Heritage on the Half-Pipe

This year, KHC features weekly posts related to the Smithsonian Institution traveling exhibition Hometown Teams, currently touring Kansas.

For some Native American tribes, skateboarding has become a thriving part of Native culture.  Image Courtesy Luke Graham/Aristocracy Skateboarding.

For some Native American tribes, skateboarding has become a thriving part of Native culture. Image Courtesy Luke Graham/Aristocracy Skateboarding.

A country as devoted to the idea of choice as the United States was never going to be content with just the standard sports options.

Enter skateboarding.

Once associated almost exclusively with California, where it was developed by surfers looking for a way to simulate surfing when the waves were flat, skateboarding eventually became a national—and global—sports phenomenon.

In fact, according to the International Association of Skateboard Companies, about 12 millions American kids skateboard. (For perspective, that’s more than are involved in Little League baseball.)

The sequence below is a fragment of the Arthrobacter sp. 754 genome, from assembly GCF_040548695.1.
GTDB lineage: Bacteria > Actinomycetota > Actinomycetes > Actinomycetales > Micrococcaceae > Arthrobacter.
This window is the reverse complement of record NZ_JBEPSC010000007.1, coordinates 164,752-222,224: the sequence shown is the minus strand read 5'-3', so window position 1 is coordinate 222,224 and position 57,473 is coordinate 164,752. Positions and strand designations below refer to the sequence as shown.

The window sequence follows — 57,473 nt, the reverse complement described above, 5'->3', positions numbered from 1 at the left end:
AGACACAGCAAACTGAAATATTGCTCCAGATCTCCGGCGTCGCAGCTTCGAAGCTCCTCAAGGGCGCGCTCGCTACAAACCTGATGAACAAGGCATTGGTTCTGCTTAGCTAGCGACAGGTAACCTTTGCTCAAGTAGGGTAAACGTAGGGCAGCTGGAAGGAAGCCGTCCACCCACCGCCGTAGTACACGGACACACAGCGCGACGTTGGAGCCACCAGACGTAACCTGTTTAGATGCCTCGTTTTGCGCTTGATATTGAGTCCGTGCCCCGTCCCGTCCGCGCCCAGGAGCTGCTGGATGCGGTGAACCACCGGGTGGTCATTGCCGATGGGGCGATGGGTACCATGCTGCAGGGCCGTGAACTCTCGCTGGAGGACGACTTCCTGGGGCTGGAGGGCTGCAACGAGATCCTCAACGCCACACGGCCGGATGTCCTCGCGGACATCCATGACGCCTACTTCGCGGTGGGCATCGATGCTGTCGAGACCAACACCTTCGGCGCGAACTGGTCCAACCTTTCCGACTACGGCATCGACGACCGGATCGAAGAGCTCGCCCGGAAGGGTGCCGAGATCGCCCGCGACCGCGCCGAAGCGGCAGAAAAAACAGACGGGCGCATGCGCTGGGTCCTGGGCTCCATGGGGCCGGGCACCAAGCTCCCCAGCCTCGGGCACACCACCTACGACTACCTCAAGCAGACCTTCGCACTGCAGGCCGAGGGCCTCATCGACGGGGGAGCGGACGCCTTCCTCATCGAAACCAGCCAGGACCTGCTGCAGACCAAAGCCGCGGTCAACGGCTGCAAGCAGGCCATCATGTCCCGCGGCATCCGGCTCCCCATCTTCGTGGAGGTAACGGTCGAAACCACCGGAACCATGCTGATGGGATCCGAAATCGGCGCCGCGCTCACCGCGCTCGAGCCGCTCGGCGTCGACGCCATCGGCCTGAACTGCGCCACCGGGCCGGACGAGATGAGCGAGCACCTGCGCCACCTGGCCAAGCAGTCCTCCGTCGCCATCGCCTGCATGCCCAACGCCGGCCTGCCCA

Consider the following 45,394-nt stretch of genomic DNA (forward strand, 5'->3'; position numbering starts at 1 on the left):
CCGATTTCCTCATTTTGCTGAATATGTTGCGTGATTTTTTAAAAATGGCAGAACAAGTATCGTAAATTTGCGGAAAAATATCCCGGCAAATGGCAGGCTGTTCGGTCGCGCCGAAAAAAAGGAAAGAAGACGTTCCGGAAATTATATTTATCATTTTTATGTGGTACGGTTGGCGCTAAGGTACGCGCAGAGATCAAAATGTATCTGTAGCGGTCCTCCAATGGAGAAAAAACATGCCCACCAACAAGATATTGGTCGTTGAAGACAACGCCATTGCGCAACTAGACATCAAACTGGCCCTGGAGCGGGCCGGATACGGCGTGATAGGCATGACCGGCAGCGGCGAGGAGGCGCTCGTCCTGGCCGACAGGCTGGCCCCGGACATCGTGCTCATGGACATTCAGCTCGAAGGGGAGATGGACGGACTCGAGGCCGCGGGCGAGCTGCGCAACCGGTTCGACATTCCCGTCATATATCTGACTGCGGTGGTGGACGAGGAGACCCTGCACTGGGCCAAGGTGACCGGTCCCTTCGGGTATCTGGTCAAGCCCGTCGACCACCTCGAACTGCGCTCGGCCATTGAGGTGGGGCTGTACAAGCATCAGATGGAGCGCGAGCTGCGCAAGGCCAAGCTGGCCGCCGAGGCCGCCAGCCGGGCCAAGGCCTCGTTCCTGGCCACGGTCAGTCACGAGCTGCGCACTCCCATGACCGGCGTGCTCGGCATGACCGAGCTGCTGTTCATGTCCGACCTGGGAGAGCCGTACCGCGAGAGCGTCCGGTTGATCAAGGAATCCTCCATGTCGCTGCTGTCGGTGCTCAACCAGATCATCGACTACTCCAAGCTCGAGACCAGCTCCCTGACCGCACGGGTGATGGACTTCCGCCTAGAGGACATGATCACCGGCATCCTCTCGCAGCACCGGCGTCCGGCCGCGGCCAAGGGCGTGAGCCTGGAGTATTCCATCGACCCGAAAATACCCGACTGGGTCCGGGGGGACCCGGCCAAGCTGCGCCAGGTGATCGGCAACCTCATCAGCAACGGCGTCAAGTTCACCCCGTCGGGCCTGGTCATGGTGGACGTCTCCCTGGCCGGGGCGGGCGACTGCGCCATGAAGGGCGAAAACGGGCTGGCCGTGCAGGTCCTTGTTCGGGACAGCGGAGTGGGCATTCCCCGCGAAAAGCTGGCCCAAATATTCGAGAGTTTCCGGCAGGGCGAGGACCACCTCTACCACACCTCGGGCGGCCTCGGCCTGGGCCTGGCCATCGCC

Among those who contributed to the sport’s skyrocketing popularity over the past few decades?

Native Americans from a wide range of reservations and tribal backgrounds, many of whom have found ways to use skateboarding to express their Native culture and preserve their communal history.

In the 1980s, Arizona’s White Mountain Apache Reservation began hosting some of the earliest local Native American skateboarding competitions. Over the years, these competitions have grown in size and popularity. One of the largest is the All Nations Skate Jam, held annually since 2007.

Since skateboarding is one of the most popular sports on Native American reservations, it’s a good way to keep younger tribe members invested in their heritage while also encouraging non-Native education on Native history and culture.

For example, the skateboarding company Native Skates distributes sets of Four Directions skateboard wheels, where the color of each wheel (white, yellow, red and black) represented a different aspect of the medicine wheel, a symbol sacred to some Great Plains tribes.

Many Native skateboard artists also decorate their boards with images important to Native culture, commemorating meaningful events, people and places through their artwork. This artwork often comments on the shameful treatment the U.S. has inflicted on Native communities, allowing Native skateboarders to fuse Native American culture with skate culture to powerful effect.

That’s part of the mission of the Native nonprofit Nibwaakaawin, meaning “Wisdom,” which wants to use skateboarding “to foster creativity, build courage, enable cultural identity and pride, and promote non-violent and healthy physical activity.”